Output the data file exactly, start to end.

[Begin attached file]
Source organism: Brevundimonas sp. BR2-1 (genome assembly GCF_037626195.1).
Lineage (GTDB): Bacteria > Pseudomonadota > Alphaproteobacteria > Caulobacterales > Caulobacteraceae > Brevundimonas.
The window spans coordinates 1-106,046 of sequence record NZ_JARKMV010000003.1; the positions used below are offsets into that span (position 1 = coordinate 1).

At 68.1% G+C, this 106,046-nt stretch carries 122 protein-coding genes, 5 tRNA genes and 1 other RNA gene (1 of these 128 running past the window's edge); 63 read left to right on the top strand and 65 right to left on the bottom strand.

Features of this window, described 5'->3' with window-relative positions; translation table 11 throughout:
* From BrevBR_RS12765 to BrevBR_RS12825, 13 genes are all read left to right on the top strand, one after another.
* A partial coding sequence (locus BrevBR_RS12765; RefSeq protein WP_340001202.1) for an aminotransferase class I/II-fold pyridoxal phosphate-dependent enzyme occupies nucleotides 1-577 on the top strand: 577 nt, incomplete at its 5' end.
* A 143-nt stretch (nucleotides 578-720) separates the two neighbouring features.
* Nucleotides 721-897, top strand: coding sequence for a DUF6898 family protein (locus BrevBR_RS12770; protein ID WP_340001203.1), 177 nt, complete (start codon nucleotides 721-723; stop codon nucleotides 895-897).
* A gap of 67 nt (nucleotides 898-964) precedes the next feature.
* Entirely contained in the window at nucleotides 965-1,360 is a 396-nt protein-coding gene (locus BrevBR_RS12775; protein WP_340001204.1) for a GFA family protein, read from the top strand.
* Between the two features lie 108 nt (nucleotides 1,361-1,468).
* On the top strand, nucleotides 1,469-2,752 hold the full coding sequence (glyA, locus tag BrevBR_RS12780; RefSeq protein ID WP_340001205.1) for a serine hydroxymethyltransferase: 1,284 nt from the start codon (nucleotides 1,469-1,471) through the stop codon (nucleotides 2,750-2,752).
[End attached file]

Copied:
Source organism: Brevundimonas sp. BR2-1 (genome assembly GCF_037626195.1).
Lineage (GTDB): Bacteria > Pseudomonadota > Alphaproteobacteria > Caulobacterales > Caulobacteraceae > Brevundimonas.
The window spans coordinates 1-106,046 of sequence record NZ_JARKMV010000003.1; the positions used below are offsets into that span (position 1 = coordinate 1).

At 68.1% G+C, this 106,046-nt stretch carries 122 protein-coding genes, 5 tRNA genes and 1 other RNA gene (1 of these 128 running past the window's edge); 63 read left to right on the top strand and 65 right to left on the bottom strand.

Features of this window, described 5'->3' with window-relative positions; translation table 11 throughout:
* From BrevBR_RS12765 to BrevBR_RS12825, 13 genes are all read left to right on the top strand, one after another.
* A partial coding sequence (locus BrevBR_RS12765; RefSeq protein WP_340001202.1) for an aminotransferase class I/II-fold pyridoxal phosphate-dependent enzyme occupies nucleotides 1-577 on the top strand: 577 nt, incomplete at its 5' end.
* A 143-nt stretch (nucleotides 578-720) separates the two neighbouring features.
* Nucleotides 721-897, top strand: coding sequence for a DUF6898 family protein (locus BrevBR_RS12770; protein ID WP_340001203.1), 177 nt, complete (start codon nucleotides 721-723; stop codon nucleotides 895-897).
* A gap of 67 nt (nucleotides 898-964) precedes the next feature.
* Entirely contained in the window at nucleotides 965-1,360 is a 396-nt protein-coding gene (locus BrevBR_RS12775; protein WP_340001204.1) for a GFA family protein, read from the top strand.
* Between the two features lie 108 nt (nucleotides 1,361-1,468).
* On the top strand, nucleotides 1,469-2,752 hold the full coding sequence (glyA, locus tag BrevBR_RS12780; RefSeq protein ID WP_340001205.1) for a serine hydroxymethyltransferase: 1,284 nt from the start codon (nucleotides 1,469-1,471) through the stop codon (nucleotides 2,750-2,752).